The biggest thing I learned is that it’s best to work at cleaning up as regularly as possible instead of waiting until the job is completely done to clean it up all at once at the end. The longer drywall dust lingers, the more it will travel around and continue to get on everything. I’ve been going around with the shop vac at the end of the day after work has been done, wiping down any surfaces that look like they need it with a dusting cloth, also wiping down parts of the floors that look like they need it with a dusting cloth, and at the end when all of this is over I’m going to do a thorough, damp wipe-down of the floors after confirming most of the dust has been removed via dry methods.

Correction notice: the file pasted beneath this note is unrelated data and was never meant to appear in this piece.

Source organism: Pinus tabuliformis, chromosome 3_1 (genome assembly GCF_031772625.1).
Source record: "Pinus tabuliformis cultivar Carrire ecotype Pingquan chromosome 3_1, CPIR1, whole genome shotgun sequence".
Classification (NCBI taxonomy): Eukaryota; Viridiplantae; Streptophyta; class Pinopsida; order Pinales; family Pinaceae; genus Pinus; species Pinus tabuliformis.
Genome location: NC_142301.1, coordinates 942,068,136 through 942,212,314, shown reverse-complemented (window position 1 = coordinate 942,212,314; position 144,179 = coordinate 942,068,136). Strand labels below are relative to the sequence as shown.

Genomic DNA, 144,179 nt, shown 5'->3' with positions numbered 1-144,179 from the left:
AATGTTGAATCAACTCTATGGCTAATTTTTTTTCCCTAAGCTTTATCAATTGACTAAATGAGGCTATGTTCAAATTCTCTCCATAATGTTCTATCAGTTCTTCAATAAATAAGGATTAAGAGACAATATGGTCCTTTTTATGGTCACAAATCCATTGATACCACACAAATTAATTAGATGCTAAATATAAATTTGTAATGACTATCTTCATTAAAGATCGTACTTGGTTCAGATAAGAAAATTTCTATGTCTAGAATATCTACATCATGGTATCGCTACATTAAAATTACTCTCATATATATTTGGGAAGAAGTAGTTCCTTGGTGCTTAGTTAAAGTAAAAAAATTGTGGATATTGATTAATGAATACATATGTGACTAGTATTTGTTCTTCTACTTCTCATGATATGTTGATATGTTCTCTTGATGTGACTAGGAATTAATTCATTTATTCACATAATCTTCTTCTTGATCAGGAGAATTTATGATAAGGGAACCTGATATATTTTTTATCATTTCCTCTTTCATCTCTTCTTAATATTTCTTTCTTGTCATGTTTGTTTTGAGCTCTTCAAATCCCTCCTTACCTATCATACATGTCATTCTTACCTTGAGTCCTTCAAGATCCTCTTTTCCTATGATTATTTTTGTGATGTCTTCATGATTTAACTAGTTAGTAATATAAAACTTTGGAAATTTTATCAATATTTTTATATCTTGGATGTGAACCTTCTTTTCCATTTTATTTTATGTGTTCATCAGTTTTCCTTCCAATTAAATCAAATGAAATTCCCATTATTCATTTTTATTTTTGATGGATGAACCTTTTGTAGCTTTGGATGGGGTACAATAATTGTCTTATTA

What I would do differently if I could go back:
In terms of design, nothing. I’m happy with the choices we made even though it’s been a pain in the ass to implement them despite how simple they originally seemed to me. Every professional we’ve consulted about various aspects has told us about what’s popular these days or what’s easiest to do and what everyone else is doing and it’s tempting to want to follow that especially when thinking about making your house as appealing as possible to the next buyer, but we live here, and our ideas aren’t ridiculous. So despite being told our choices are questionable from a style point of view, we’re not wavering from our vision!